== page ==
Note on archived topics.
01-16-2015 03:40 PM
To keep this thread as efficient and productive as possible for all those who it will be useful to:
Unless you have in front of you
1. A schematic of the Stream 8 USB port (USB port and battery power circuit etc)
2. Source code of the BIOS firmware and kernel which control the hardware
Please DO NOT reply simpy to say "this is not possible". Given the above being true, you do not have enough info to say "not possible".
If no one replys with a solution, let it be called impossible by default.
Also please do not reply to say "I don't know how" or "but I know how to do this other thing" thats also not so helpful.
A BIOS update or other software update may be required by HP, Microsoft or both to make this really intuitive, and completely possible, functionality available.
And hopefully this thread can be a consolidated effort by all of us who have the Stream 8 to bring any such necessary changes about. A majority of other tablet PC are capable of this. It seems that only the Stream 8 and a few others have trouble with it.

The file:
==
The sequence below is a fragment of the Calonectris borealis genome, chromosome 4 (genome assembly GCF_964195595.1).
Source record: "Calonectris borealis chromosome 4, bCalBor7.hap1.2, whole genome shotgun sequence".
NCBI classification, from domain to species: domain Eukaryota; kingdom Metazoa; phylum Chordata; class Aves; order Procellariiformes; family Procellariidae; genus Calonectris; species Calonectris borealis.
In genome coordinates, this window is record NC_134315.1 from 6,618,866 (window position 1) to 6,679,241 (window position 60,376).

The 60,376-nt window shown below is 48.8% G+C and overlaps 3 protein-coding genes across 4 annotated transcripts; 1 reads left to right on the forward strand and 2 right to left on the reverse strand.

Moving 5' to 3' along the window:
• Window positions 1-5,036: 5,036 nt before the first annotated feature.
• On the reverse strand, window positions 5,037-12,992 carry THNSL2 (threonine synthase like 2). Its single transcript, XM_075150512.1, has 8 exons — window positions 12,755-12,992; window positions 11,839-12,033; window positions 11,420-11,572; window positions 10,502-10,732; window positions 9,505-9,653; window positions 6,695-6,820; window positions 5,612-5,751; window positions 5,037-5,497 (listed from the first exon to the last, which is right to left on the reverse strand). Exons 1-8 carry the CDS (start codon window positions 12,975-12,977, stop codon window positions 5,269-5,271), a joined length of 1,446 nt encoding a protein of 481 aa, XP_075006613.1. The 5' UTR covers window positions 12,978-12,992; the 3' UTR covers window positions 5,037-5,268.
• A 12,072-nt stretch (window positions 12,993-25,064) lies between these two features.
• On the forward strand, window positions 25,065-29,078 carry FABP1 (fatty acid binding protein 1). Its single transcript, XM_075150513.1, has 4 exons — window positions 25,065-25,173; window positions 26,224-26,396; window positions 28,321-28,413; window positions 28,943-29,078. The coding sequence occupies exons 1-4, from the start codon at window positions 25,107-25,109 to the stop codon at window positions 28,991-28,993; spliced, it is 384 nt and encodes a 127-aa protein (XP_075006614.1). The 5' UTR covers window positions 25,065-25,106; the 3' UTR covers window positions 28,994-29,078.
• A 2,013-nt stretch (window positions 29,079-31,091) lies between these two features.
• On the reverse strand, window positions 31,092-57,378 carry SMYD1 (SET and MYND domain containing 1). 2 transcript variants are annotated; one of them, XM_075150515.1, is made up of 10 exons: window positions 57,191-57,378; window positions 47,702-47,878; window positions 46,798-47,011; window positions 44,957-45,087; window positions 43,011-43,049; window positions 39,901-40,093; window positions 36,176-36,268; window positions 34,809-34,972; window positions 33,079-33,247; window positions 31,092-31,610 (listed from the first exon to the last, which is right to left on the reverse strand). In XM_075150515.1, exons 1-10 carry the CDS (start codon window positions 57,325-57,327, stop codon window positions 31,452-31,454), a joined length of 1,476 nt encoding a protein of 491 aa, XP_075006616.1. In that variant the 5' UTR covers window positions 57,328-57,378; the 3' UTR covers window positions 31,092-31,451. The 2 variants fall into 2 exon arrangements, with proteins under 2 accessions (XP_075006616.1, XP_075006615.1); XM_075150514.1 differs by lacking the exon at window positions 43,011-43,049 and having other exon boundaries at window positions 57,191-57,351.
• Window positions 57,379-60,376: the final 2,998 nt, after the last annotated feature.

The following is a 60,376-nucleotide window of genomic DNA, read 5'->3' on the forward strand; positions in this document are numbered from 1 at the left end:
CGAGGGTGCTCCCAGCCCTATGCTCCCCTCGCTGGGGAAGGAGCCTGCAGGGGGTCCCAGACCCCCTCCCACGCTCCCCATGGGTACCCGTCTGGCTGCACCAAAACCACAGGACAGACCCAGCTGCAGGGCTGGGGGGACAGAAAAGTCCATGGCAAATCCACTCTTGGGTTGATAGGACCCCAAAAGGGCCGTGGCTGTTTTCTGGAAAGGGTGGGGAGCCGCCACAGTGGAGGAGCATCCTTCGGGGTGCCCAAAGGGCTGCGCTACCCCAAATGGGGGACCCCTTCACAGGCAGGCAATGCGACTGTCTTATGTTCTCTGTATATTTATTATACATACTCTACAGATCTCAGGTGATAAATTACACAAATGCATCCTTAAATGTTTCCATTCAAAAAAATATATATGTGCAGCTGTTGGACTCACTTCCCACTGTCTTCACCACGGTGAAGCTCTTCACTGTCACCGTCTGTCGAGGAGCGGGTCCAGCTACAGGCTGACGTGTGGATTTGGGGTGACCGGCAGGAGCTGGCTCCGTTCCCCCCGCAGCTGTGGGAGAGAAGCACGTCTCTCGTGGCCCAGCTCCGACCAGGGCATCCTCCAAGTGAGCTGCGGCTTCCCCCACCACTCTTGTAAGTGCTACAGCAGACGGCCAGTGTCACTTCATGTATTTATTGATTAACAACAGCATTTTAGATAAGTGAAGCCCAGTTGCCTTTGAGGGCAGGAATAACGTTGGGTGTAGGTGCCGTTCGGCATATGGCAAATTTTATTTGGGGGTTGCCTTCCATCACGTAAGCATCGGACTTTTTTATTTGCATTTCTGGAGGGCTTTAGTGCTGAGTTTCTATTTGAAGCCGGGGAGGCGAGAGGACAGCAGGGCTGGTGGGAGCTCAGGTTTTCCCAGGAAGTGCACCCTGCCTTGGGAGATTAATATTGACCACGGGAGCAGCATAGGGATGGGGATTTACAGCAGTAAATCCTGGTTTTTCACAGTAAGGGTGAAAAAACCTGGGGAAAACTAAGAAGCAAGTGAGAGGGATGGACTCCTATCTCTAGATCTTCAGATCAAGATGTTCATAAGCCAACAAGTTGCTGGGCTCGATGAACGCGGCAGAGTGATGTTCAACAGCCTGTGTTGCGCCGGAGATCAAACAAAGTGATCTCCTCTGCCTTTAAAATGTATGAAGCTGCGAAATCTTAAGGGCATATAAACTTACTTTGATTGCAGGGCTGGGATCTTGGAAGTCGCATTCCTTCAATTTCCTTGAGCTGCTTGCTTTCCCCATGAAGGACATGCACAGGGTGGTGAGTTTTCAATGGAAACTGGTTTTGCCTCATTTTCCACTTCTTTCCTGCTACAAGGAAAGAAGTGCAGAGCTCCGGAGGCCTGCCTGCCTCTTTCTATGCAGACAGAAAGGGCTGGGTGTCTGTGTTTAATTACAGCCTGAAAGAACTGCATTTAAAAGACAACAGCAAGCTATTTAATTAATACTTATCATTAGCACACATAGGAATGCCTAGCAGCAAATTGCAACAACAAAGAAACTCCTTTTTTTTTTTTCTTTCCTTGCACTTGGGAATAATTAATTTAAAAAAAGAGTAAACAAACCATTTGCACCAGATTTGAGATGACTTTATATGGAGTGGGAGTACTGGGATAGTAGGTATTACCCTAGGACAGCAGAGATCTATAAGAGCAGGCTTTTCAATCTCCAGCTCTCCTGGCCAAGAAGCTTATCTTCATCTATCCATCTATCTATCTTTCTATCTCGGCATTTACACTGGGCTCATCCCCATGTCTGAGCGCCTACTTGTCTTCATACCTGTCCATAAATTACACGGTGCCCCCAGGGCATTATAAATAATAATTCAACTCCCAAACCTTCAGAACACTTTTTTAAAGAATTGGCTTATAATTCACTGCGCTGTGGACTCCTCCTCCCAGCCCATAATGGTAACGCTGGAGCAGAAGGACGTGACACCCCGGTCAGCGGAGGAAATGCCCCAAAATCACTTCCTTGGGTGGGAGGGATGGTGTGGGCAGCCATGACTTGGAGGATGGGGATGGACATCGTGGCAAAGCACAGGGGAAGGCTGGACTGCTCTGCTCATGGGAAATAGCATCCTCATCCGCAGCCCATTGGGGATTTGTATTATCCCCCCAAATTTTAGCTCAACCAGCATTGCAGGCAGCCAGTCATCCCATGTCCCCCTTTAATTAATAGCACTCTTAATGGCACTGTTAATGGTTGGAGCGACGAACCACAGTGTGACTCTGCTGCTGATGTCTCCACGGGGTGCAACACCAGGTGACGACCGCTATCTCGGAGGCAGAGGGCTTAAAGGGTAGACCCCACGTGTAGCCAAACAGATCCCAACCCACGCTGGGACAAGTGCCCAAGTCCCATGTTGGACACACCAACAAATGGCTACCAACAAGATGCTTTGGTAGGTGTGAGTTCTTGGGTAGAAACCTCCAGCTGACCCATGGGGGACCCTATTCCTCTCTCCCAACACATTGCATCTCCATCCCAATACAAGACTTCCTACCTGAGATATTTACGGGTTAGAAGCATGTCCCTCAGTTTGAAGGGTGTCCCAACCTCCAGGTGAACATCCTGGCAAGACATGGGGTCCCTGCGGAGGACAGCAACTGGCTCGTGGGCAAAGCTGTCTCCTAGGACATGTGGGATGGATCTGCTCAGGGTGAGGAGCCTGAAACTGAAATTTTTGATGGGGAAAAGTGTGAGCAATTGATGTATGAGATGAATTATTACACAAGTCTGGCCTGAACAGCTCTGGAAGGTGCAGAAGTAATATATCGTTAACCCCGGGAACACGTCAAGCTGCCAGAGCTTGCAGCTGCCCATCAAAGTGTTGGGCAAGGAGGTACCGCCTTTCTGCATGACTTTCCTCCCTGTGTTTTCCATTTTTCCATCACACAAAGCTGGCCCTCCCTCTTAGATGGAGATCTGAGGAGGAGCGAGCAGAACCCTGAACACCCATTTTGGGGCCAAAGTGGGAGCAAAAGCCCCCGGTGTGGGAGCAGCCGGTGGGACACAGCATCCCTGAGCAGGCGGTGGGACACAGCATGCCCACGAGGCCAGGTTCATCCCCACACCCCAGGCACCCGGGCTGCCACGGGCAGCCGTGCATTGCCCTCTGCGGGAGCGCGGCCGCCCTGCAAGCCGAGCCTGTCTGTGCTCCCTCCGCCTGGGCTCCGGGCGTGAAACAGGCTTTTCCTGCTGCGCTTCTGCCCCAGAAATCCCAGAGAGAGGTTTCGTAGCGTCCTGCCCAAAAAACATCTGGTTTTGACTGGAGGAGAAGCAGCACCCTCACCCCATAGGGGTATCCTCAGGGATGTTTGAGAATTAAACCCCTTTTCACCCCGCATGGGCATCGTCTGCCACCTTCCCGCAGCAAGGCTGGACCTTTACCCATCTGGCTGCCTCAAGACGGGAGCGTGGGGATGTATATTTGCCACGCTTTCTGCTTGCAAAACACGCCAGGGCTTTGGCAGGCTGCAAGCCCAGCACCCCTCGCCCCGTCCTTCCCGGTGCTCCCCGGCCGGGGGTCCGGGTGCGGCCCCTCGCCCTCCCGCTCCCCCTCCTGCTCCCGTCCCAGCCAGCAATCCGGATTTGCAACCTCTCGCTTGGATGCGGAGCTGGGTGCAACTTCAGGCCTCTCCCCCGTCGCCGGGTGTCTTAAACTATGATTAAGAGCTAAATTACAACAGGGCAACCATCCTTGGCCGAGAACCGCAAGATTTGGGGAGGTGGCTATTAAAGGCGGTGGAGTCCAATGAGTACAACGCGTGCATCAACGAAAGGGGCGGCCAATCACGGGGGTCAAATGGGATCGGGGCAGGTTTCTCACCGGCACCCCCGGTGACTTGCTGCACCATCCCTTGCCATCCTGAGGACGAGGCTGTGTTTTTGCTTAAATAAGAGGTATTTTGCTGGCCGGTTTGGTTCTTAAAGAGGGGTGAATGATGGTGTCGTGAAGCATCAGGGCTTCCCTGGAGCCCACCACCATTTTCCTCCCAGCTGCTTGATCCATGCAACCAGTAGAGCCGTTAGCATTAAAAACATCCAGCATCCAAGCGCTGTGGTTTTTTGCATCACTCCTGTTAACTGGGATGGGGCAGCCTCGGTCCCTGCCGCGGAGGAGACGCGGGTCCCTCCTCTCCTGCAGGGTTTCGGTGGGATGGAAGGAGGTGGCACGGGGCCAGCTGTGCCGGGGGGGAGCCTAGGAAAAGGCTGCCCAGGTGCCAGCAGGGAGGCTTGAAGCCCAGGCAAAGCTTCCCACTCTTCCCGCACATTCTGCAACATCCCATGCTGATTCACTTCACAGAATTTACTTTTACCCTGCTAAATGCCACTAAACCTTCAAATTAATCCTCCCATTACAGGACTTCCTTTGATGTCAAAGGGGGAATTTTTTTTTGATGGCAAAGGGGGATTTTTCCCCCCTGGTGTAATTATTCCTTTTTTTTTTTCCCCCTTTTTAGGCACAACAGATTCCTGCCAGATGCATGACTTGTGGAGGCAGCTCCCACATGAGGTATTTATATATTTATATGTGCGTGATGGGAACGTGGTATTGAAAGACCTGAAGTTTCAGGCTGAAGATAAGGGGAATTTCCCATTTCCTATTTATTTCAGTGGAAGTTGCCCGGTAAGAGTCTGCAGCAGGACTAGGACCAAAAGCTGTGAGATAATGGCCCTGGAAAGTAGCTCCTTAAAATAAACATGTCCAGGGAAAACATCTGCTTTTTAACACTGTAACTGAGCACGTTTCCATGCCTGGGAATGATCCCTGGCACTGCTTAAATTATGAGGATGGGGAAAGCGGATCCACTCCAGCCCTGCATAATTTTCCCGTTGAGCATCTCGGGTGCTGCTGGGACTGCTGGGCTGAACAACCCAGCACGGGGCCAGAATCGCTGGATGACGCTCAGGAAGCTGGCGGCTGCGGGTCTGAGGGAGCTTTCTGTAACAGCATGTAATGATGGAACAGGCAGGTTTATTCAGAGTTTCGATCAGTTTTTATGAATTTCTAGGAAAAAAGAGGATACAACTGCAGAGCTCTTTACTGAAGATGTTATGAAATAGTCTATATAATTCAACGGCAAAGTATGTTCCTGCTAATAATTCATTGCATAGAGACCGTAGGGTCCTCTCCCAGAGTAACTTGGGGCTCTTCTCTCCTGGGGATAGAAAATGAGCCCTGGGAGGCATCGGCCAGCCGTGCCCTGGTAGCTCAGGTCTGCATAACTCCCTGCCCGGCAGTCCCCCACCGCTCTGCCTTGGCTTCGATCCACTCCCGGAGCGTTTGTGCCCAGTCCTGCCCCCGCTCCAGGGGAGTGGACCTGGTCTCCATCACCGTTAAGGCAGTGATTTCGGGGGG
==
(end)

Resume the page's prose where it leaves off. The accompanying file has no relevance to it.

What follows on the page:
I desire the ability to use a simple, perhaps standard, inexpensive cable (with minimal active electronics inside) that allows me to host and use one or more USB devices on the Stream 8 via its USB micro B port while this cable can also be connected to a standard charger and charge the Stream 8 simultaneously. This means the cable has a minimum of three connectors. One possible configuration is as follows (leaving the normal charge cable aside):
1. USB Micro B Male - to connect to the Stream 8
2. USB A Male - to connect to the AC charger (ie the one that came with the Stream 8)
3. USB A Female - one or more connectors to plug in USB data stick, keyboard, mouse or even a hub.
Connector # 2. above will provide power to charge the Stream 8 via conn. #1 and also supply power to the external USB device(s) via conn. #3 while they are in use - all simultaneously.
A plus if the same cable can act as a normal OTG without a charger for when no external power is available. Maybe this will require a switch or some active electrontics inside.
The final part of this goal is kind of important for various reasons. I would like HP, the maker of the Stream 8, to state in writing the correct mode necessary to do this so that other manufacturers or even do-it yourselfers can make maximal use of their HP tablet equipment.